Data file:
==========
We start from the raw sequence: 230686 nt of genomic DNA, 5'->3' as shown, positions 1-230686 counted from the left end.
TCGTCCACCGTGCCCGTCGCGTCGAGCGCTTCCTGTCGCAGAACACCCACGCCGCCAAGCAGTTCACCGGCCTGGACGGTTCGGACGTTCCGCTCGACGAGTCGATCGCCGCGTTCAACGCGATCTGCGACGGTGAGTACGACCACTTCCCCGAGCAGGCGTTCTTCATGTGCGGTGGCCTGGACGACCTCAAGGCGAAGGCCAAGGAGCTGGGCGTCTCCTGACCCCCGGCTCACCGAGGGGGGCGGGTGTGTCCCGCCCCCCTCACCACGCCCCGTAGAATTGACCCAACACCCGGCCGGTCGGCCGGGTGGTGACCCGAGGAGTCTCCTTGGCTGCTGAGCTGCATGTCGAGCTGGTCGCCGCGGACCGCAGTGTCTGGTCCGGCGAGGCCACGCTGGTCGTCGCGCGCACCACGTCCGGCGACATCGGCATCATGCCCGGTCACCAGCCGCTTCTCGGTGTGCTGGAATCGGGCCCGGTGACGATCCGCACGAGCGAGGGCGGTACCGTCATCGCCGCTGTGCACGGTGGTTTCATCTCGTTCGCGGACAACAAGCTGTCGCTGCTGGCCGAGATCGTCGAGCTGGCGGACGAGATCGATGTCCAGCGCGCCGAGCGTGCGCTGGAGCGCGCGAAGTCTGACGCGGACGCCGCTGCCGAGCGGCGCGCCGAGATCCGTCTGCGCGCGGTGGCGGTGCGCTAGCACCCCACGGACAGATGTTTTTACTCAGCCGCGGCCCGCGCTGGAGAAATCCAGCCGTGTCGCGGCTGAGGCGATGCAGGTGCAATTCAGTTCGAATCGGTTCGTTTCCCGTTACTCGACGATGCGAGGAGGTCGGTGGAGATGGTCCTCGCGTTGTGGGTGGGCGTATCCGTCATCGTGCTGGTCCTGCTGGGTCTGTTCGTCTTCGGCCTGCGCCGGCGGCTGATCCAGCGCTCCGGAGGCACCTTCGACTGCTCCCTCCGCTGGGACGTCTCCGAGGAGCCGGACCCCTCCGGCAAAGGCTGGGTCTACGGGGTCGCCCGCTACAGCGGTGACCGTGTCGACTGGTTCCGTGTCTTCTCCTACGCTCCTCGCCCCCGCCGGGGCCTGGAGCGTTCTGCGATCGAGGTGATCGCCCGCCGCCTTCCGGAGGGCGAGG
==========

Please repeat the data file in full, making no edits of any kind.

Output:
We start from the raw sequence: 230686 nt of genomic DNA, 5'->3' as shown, positions 1-230686 counted from the left end.
TCGTCCACCGTGCCCGTCGCGTCGAGCGCTTCCTGTCGCAGAACACCCACGCCGCCAAGCAGTTCACCGGCCTGGACGGTTCGGACGTTCCGCTCGACGAGTCGATCGCCGCGTTCAACGCGATCTGCGACGGTGAGTACGACCACTTCCCCGAGCAGGCGTTCTTCATGTGCGGTGGCCTGGACGACCTCAAGGCGAAGGCCAAGGAGCTGGGCGTCTCCTGACCCCCGGCTCACCGAGGGGGGCGGGTGTGTCCCGCCCCCCTCACCACGCCCCGTAGAATTGACCCAACACCCGGCCGGTCGGCCGGGTGGTGACCCGAGGAGTCTCCTTGGCTGCTGAGCTGCATGTCGAGCTGGTCGCCGCGGACCGCAGTGTCTGGTCCGGCGAGGCCACGCTGGTCGTCGCGCGCACCACGTCCGGCGACATCGGCATCATGCCCGGTCACCAGCCGCTTCTCGGTGTGCTGGAATCGGGCCCGGTGACGATCCGCACGAGCGAGGGCGGTACCGTCATCGCCGCTGTGCACGGTGGTTTCATCTCGTTCGCGGACAACAAGCTGTCGCTGCTGGCCGAGATCGTCGAGCTGGCGGACGAGATCGATGTCCAGCGCGCCGAGCGTGCGCTGGAGCGCGCGAAGTCTGACGCGGACGCCGCTGCCGAGCGGCGCGCCGAGATCCGTCTGCGCGCGGTGGCGGTGCGCTAGCACCCCACGGACAGATGTTTTTACTCAGCCGCGGCCCGCGCTGGAGAAATCCAGCCGTGTCGCGGCTGAGGCGATGCAGGTGCAATTCAGTTCGAATCGGTTCGTTTCCCGTTACTCGACGATGCGAGGAGGTCGGTGGAGATGGTCCTCGCGTTGTGGGTGGGCGTATCCGTCATCGTGCTGGTCCTGCTGGGTCTGTTCGTCTTCGGCCTGCGCCGGCGGCTGATCCAGCGCTCCGGAGGCACCTTCGACTGCTCCCTCCGCTGGGACGTCTCCGAGGAGCCGGACCCCTCCGGCAAAGGCTGGGTCTACGGGGTCGCCCGCTACAGCGGTGACCGTGTCGACTGGTTCCGTGTCTTCTCCTACGCTCCTCGCCCCCGCCGGGGCCTGGAGCGTTCTGCGATCGAGGTGATCGCCCGCCGCCTTCCGGAGGGCGAGG